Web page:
Healthcare Fraud

HUMC sale under scrutiny, Ex-Hoboken cop launches lawsuit over blocked records request

A former police officers’ private investigation into the dealings surrounding the hospital sale has come to a screeching halt after he was barred from accessing records from a related agency.

Ex-Hoboken cop Ed Mecka filed a lawsuit in the Hudson County Superior Court last week against Hudson Healthcare, Inc., (HHI) after his request for access to the organization’s records was blocked.

According to the complaint, Mecka filed an OPRA (Open Public Records Act) request to obtain materials from a July HHI Board of Directors meeting, including a list of attendees at the meeting, and a resolution passed by the board. Mecka’s request, however, was blocked by the HHI, who, according to the complaint, claimed that it was not a “public agency,” and therefore not subject to the Open Public Records Act.

Conflicts of Interest for Municipal Officials In New Jersey

Some of the requirements of the Local Government Ethics Law, set forth at N.J.S.A. 40A: 9-22.1 et seq., are relatively straightforward and easy to understand. Local public officials must file financial disclosure statements under N.J.S.A. 40A:9-22.6, and members of independent authorities cannot do business with or appear before those authorities for a year after they leave the body under N.J.S.A. 40A:9-22.5(b).

However, perhaps the central concept of this law, enacted in 1991 to restore and preserve the public trust in local government, is far less clear. Exactly what type of interest must an official have in a given issue to create a conflict sufficient to prevent him or her from participating in any decisions concerning the matter?

UPDATE: APRIL 20, 2012, Mecka vs. Hudson Healthcare, Inc.

Excerpts from Mecka vs. Hudson Healthcare, Inc., filed April 10, 2012 Hudson County Superior Court by attorney Walter Luers, LLC, Clinton, New Jersey.  

N.J. Senate panel approves bill requiring for-profit hospitals to post financial information

As another bidding war over a struggling nonprofit hospital heats up in North Jersey, a Senate panel today took aim at the spread of for-profit hospitals by approving a bill that would require they disclose financial information to the public.

Any hospital that wants a share of the state "charity care" fund for treating uninsured patients would have to supply information detailing their operating budget, such as sources of income, its business holdings and salaries, and other information nonprofit entities are required to file with the IRS, according to bill sponsored by Senate Majority Leader Loretta Weinberg (D-Bergen).

The state Department of Health and Senior Services would collect and post the information on its website, according to the bill, (S782).

UPDATE: MARCH 19, 2012, OPRA Request Filed with Hoboken University Medical Center’s Former Manager, Hudson Healthcare, Inc.

Attorney Richard Gutman replied to HUDSON HEALTHCARE, INC.’s denial of my February 24, 2012 OPRA request.  It is our legal position that the CITY OF HOBOKEN created the private non-profit HUDSON HEALTHCARE, INC. to manage HOBOKEN UNIVERSITY MEDICAL CENTER for the HOBOKEN MUNICIPAL HOSPITAL AUTHORITY.   Supreme Court of New Jersey, The TIMES OF TRENTON PUBLISHING CORPORATION, Plaintiff-Respondent, v. LAFAYETTE YARD COMMUNITY DEVELOPMENT CORPORATION, Defendant-Appellant.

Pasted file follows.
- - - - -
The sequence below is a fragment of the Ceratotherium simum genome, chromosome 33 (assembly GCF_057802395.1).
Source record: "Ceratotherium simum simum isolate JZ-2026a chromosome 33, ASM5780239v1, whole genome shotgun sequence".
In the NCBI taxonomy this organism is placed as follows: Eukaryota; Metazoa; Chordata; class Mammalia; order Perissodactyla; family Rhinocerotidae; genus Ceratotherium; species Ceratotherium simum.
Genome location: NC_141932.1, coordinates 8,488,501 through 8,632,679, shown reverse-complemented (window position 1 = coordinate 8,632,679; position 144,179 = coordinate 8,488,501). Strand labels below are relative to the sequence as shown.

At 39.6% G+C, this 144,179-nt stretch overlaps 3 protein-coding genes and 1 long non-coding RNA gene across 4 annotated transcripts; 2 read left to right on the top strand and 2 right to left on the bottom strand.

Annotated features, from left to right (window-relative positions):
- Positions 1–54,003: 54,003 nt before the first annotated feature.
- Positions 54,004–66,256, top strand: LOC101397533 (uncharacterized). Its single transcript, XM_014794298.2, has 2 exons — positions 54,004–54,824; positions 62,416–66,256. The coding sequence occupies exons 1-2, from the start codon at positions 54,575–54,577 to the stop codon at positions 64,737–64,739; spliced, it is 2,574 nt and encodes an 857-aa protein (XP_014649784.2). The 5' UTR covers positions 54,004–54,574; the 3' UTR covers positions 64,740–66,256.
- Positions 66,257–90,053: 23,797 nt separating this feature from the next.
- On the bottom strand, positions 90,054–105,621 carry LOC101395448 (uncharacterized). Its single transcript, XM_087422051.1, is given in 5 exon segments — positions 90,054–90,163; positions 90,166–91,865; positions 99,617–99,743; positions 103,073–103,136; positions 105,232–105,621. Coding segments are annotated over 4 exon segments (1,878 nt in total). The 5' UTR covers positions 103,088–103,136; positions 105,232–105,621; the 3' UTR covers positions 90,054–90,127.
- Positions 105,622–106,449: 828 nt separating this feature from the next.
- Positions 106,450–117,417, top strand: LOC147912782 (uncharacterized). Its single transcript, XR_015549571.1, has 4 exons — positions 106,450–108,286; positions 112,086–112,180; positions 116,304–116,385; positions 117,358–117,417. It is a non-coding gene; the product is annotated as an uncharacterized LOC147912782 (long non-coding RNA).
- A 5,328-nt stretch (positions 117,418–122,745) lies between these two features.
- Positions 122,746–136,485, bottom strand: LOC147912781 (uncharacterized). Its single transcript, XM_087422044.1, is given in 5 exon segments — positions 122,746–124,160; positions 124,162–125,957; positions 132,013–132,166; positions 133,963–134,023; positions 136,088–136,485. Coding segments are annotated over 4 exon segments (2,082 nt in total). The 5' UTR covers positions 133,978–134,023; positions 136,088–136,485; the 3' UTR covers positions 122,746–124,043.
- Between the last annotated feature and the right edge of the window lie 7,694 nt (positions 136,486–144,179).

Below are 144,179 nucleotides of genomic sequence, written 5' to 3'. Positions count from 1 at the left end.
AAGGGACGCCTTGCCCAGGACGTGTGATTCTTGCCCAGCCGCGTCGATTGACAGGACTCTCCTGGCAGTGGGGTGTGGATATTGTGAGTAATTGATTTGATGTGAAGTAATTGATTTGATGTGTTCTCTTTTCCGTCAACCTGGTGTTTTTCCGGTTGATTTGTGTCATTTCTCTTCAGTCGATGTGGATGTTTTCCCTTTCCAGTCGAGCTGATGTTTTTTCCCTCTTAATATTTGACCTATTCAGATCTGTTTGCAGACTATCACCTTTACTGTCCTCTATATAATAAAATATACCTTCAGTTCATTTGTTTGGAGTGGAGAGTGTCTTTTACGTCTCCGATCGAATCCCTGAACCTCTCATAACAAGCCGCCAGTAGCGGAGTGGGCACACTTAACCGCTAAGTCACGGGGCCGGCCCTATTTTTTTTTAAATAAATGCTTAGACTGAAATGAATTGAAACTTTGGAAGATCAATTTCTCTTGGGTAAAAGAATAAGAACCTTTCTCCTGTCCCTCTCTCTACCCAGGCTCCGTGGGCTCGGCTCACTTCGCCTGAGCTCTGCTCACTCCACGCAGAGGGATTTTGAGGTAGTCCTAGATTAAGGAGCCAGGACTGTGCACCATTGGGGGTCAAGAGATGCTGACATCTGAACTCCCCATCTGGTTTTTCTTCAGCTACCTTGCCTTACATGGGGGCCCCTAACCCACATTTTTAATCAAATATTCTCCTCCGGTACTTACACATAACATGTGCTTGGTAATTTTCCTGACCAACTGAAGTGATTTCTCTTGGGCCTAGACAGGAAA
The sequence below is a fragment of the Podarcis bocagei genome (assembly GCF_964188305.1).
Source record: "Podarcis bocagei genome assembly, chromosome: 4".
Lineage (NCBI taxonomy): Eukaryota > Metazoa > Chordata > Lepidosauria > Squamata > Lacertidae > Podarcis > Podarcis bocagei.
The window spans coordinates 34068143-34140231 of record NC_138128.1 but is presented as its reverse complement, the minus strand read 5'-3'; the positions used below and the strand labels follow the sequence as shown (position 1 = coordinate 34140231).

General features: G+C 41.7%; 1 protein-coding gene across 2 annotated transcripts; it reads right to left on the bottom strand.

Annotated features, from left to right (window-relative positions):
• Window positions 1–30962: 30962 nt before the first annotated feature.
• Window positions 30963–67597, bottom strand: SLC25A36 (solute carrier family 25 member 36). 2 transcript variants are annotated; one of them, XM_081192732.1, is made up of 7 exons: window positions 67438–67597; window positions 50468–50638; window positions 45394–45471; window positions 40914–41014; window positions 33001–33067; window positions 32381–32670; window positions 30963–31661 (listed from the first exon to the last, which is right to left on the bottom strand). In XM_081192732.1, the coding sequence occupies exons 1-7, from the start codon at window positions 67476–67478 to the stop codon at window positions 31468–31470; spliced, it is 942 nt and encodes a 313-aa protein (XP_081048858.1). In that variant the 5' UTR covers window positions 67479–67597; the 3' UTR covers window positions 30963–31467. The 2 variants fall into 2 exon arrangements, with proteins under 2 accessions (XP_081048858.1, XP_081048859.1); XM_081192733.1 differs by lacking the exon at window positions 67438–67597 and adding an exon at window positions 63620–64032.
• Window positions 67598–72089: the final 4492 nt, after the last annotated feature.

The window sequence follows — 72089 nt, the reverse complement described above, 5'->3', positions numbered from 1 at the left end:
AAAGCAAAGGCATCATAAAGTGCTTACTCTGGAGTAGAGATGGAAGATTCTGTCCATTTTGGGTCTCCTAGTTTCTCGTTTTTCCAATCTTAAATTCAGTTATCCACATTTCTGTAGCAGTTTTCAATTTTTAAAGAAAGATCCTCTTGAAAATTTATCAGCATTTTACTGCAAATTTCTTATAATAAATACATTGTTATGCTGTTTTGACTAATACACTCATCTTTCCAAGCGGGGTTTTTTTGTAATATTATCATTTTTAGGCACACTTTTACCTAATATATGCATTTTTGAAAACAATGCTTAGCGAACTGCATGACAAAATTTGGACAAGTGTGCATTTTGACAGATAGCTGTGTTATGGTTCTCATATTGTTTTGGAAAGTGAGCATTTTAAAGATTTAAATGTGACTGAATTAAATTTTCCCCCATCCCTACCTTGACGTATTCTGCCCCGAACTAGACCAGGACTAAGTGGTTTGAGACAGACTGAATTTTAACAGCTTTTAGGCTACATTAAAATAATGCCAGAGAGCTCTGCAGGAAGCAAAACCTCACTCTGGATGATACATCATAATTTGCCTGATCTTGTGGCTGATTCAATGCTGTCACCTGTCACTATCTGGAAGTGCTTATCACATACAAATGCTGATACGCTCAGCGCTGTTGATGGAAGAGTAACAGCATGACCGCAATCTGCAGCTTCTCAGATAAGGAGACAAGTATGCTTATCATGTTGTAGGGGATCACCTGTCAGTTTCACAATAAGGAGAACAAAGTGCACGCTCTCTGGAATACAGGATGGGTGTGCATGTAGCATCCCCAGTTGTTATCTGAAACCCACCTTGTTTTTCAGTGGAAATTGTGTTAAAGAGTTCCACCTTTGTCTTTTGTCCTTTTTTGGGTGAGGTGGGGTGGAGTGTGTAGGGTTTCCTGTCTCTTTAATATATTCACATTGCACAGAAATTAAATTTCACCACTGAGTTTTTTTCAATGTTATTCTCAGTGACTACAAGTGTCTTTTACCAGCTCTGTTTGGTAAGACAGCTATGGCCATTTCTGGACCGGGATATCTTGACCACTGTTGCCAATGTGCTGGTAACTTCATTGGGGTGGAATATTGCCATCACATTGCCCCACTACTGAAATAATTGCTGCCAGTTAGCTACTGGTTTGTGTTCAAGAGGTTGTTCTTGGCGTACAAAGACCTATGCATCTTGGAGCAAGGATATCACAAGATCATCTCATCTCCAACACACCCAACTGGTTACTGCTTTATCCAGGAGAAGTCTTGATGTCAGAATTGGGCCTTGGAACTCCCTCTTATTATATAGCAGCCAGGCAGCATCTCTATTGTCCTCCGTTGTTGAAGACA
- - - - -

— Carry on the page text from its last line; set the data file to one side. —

We are confident that, if necessary, the Courts will rule that the non-profit HUDSON HEALTHCARE, INC. is subject to the New Jersey Open Public Records Act.

Hoboken resident one of Fourteen new jersey health care providers arrested, charged with taking cash payments for patient referrals

A Hoboken resident is one of Thirteen New Jersey doctors and a nurse practitioner charged in a cash-for tests referral scheme for allegedly taking illegal kickback payments to refer patients to an Orange, N.J., medical testing facility, New Jersey U.S. Attorney Paul J. Fishman and U.S. Department of Health and Human Services, Office of Inspector General (HHS-OIG) Special Agent in Charge Tom O’Donnell announced.

This morning, more than 65 federal and local agents and officers led by HHS-OIG arrested the 14 health care practitioners, to whom radiology and diagnostic facility Orange Community MRI (“OCM”) allegedly paid monthly cash kickback payments in exchange for their referral of Medicare and Medicaid patients to OCM for testing services.

The defendants arrested this morning are scheduled to appear this afternoon before U.S. Magistrate Judge Madeline Cox Arleo in Newark federal court. OCM’s executive director, Chirag Patel, 36, of Warren, N.J., was arrested on Dec. 8, 2011, in connection with the scheme. He appeared that day before Judge Arleo and was released on a $750,000 bond.

Good buy, health care, Why are local hospitals becoming for-profit – and what are the consequences?

Within the span of 19 months, Hudson County residents have witnessed the sale of one of the local hospitals – Meadowlands Hospital Medical Center in Secaucus – and the pending sales of two others, Hoboken University Medical Center and Christ Hospital in Jersey City. In all three instances, the hospitals switched, or will switch, from nonprofit ownership to become for-profit entities.

These sales come just a few years after the closures of Greenville Hospital and St. Francis Hospital in Jersey City, and three years after Bayonne Medical Center also changed hands from nonprofit to for-profit ownership.